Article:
In naturalistic learning problems, a model's input contains a wide range of features, some useful for the task at hand, and others not. Of the useful features, which ones does the model use? Of the task-irrelevant features, which ones does the model represent? Answers to these questions are important for understanding the basis of models' decisions, for example to ensure they are equitable and unbiased, as well as for building new models that learn versatile, adaptable representations useful beyond their original training task. We study these questions using synthetic datasets in which the task-relevance of different input features can be controlled directly. We find that when two features redundantly predict the label, the model preferentially represents one, and its preference reflects what was most linearly decodable from the untrained model. Over training, task-relevant features are enhanced, and task-irrelevant features are partially suppressed. Interestingly, in some cases, an easier, weakly predictive feature can suppress a more strongly predictive, but harder one. Additionally, models trained to recognize both easy and hard features learn representations most similar to models that use only the easy feature. Further, easy features lead to more consistent representations across model runs than do hard features. Finally, models have more in common with an untrained model than with models trained on a different task. Our results highlight the complex processes that determine which features a model represents.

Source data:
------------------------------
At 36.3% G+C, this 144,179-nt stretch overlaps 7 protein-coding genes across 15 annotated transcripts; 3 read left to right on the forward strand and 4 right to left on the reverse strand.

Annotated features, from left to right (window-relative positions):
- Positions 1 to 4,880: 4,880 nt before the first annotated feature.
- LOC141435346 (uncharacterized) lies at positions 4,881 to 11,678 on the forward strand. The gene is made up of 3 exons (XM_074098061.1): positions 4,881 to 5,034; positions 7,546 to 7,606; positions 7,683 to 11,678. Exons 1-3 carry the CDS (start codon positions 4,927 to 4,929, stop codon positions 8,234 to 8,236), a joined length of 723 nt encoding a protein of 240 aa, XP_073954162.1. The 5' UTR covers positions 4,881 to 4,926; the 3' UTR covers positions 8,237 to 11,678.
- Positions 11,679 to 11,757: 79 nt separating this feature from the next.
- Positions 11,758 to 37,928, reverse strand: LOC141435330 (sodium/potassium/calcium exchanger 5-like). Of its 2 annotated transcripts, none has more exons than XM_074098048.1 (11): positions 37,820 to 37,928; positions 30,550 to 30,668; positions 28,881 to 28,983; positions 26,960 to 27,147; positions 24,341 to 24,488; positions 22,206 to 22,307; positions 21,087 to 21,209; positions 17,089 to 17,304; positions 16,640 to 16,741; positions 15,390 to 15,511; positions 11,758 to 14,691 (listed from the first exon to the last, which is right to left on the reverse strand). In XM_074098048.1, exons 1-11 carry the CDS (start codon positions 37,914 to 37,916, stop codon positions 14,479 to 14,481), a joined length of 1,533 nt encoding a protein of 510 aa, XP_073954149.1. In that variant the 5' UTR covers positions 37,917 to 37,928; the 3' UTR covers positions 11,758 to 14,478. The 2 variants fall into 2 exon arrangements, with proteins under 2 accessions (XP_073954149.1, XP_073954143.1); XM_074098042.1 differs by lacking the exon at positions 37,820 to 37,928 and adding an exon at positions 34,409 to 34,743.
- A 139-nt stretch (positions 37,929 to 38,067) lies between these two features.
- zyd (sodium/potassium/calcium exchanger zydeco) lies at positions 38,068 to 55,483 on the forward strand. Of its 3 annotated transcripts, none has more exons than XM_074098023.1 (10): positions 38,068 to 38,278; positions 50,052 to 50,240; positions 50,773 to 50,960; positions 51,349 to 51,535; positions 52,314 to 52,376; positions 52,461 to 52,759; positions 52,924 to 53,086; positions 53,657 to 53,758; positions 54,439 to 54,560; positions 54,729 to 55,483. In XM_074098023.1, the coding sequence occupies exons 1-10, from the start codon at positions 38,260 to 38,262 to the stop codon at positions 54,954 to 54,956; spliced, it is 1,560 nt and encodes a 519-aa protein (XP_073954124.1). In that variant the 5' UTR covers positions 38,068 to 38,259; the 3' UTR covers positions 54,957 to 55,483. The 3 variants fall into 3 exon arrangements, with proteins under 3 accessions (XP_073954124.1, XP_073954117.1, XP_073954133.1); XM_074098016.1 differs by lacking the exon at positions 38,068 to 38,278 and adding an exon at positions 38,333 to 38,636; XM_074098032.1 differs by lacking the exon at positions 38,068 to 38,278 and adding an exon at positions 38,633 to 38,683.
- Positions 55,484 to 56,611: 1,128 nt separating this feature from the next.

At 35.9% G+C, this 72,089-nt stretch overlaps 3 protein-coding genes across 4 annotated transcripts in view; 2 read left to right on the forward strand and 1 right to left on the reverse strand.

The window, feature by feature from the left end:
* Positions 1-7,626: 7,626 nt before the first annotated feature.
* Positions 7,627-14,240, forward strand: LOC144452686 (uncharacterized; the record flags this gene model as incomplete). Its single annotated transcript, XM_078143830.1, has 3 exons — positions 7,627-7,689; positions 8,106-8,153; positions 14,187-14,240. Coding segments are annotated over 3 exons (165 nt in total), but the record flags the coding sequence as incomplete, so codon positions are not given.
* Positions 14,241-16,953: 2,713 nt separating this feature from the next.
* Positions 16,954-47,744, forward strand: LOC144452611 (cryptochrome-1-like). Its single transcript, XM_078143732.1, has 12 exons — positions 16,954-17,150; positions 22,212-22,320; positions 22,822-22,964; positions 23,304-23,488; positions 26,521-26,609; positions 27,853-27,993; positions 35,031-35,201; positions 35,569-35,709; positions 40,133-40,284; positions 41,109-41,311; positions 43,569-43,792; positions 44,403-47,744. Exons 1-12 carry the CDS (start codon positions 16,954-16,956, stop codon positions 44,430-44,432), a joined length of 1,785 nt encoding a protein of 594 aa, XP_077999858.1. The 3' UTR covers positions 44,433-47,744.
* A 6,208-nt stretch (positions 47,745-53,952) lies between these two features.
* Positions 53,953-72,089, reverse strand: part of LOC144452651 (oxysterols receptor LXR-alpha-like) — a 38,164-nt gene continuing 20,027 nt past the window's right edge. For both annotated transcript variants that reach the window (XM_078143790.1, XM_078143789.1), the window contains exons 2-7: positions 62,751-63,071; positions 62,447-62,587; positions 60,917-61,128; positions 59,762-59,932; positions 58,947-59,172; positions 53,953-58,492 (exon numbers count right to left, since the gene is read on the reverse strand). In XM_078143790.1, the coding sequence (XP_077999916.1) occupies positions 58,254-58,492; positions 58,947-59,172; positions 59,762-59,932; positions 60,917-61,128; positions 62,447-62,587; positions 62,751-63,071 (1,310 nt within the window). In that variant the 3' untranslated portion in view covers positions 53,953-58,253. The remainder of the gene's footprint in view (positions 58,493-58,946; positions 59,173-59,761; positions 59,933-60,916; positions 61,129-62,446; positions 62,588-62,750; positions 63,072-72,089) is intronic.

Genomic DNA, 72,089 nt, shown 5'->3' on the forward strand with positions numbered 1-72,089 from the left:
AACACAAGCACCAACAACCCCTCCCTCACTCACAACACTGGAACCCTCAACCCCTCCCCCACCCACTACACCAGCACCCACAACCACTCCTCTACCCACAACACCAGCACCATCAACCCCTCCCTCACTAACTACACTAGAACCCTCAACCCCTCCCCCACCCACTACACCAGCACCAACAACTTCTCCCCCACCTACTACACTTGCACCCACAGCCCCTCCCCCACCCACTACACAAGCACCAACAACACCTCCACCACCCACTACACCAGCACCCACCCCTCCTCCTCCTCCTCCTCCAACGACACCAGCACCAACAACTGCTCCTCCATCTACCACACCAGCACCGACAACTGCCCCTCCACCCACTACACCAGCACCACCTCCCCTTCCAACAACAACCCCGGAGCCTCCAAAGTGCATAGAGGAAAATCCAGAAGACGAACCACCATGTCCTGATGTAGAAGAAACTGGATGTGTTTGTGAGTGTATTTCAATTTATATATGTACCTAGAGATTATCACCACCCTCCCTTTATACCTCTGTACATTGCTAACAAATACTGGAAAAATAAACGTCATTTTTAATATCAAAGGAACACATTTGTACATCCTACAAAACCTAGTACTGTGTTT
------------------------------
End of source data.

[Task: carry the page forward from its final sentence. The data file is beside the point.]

Speakers: Katherine Hermann, Andrew Lampinen